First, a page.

حافظه بلند مدت و کنترل کنترل توجه
|کد مقاله||سال انتشار||مقاله انگلیسی||ترجمه فارسی||تعداد کلمات|
|38691||2014||26 صفحه PDF||سفارش دهید||15924 کلمه|
Publisher : Elsevier - Science Direct (الزویر - ساینس دایرکت)
Journal : Cognitive Psychology, Volume 72, July 2014, Pages 1–26
Abstract Task-switch costs and in particular the switch-cost asymmetry (i.e., the larger costs of switching to a dominant than a non-dominant task) are usually explained in terms of trial-to-trial carry-over of task-specific control settings. Here we argue that task switches are just one example of situations that trigger a transition from working-memory maintenance to updating, thereby opening working memory to interference from long-term memory. We used a new paradigm that requires selecting a spatial location either on the basis of a central cue (i.e., endogenous control of attention) or a peripheral, sudden onset (i.e., exogenous control of attention). We found a strong cost asymmetry that occurred even after short interruptions of otherwise single-task blocks (Exp. 1–3), but that was much stronger when participants had experienced the competing task under conditions of conflict (Exp. 1–2). Experiment 3 showed that the asymmetric costs were due to interruptions per se, rather than to associative interference tied to specific interruption activities. Experiment 4 generalized the basic pattern across interruptions varying in length or control demands and Experiment 5 across primary tasks with response-selection conflict rather than attentional conflict. Combined, the results support a model in which costs of selecting control settings arise when (a) potentially interfering memory traces have been encoded in long-term memory and (b) working-memory is forced from a maintenance mode into an updating mode (e.g., through task interruptions), thereby allowing unwanted retrieval of the encoded memory traces.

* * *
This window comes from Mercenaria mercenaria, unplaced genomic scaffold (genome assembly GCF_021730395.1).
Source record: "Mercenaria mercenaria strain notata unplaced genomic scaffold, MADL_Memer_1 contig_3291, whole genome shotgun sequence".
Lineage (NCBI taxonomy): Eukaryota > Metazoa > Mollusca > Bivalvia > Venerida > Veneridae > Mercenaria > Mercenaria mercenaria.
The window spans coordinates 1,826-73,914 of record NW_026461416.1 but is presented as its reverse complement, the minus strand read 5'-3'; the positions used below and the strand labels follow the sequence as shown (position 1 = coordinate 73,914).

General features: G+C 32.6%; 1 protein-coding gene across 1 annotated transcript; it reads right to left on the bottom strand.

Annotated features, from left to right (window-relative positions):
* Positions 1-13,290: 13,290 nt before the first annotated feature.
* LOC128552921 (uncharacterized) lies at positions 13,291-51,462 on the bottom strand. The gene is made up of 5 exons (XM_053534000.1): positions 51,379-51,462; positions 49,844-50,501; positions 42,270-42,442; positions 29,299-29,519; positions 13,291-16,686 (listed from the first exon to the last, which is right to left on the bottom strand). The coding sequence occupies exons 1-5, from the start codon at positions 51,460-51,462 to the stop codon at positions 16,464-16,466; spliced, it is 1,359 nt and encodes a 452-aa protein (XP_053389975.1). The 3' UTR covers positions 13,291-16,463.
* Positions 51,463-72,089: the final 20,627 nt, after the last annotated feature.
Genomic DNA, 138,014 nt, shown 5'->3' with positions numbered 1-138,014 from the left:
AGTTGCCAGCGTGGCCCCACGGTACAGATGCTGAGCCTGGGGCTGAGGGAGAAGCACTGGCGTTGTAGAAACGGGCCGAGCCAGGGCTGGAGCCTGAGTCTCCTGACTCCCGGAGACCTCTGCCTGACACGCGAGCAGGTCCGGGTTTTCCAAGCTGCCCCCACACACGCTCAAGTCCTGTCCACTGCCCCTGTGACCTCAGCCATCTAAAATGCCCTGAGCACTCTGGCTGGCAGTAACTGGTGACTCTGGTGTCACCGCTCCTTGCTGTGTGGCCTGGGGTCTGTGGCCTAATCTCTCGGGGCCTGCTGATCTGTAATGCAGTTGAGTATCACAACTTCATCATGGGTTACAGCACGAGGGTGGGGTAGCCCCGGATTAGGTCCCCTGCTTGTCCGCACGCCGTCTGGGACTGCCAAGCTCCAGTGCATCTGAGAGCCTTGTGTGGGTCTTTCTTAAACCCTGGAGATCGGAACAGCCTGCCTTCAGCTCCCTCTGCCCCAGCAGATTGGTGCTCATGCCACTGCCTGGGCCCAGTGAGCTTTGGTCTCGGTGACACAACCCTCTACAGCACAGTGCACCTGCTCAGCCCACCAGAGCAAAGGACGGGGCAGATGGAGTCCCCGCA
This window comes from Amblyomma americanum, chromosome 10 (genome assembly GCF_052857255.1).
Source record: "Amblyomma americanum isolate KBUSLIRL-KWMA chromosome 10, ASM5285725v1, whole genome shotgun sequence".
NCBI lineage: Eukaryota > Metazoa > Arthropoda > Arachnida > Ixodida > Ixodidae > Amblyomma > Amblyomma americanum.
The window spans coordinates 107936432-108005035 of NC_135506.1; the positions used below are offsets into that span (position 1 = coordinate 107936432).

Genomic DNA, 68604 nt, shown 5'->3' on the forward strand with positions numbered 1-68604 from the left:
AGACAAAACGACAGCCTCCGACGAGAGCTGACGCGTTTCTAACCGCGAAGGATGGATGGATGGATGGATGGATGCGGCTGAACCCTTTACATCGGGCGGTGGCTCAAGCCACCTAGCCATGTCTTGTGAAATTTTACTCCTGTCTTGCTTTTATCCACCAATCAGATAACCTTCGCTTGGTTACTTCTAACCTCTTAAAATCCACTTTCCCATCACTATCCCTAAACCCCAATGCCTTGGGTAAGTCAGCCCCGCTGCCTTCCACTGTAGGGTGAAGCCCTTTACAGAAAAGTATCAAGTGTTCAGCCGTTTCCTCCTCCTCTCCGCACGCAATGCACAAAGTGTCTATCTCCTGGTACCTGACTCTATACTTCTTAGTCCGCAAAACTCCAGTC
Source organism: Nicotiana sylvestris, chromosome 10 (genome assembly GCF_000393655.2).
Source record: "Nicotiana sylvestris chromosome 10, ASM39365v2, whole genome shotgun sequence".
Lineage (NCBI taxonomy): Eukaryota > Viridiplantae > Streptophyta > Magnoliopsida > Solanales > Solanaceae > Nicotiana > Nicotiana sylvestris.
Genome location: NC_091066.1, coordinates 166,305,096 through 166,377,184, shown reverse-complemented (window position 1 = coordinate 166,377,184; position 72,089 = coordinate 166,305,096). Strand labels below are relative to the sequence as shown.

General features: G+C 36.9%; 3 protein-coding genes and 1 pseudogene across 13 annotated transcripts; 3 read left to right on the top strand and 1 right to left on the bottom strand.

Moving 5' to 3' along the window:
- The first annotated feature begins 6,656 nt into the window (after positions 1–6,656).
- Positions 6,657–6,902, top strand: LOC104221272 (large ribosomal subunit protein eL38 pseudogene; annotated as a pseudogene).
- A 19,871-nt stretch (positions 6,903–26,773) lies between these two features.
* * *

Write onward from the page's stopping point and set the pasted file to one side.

1. Introduction The way we interact with the world is contingent on abstract control settings. These settings specify which external or internal information is currently relevant and how to act upon it in order to achieve one’s goals. From research with the task-switching paradigm, in which people are prompted to switch between predefined task rules on a trial-by-trial basis, we know that it is difficult to flexibly change between task or control settings (for reviews see Kiesel et al., 2010, Monsell, 2003 and Vandierendonck et al., 2010). From this research we can also derive two fundamentally different accounts of how exactly these obstacles to flexible change arise. By the first, and intuitively most appealing account, costs of switching between tasks or control settings come from the direct clash between the residue of the most-recently used and the currently relevant task setting (e.g., Allport, Styles, & Hsieh, 1984; Gilbert and Shallice, 2002, Yeung and Monsell, 2003a and Yeung and Monsell, 2003b). In contrast, the second account holds that interference between competing task settings is not the result of carry-over from the most-recent past, but rather reflects the long-term memory (LTM) knowledge base about the space of tasks involved in a particular context (e.g., Bryck & Mayr, 2008; Mayr, 2009; Waszak, Hommel, & Allport, 2003).1 In the work described here, we examine which of these two accounts is better suited to explain the costs of selecting and changing control settings. For this purpose, we focus mainly on the important, yet understudied problem of selecting between endogenous vs. exogenous control over spatial attention. Before we elaborate on our choice of control settings, we first develop our general theoretical and empirical approach.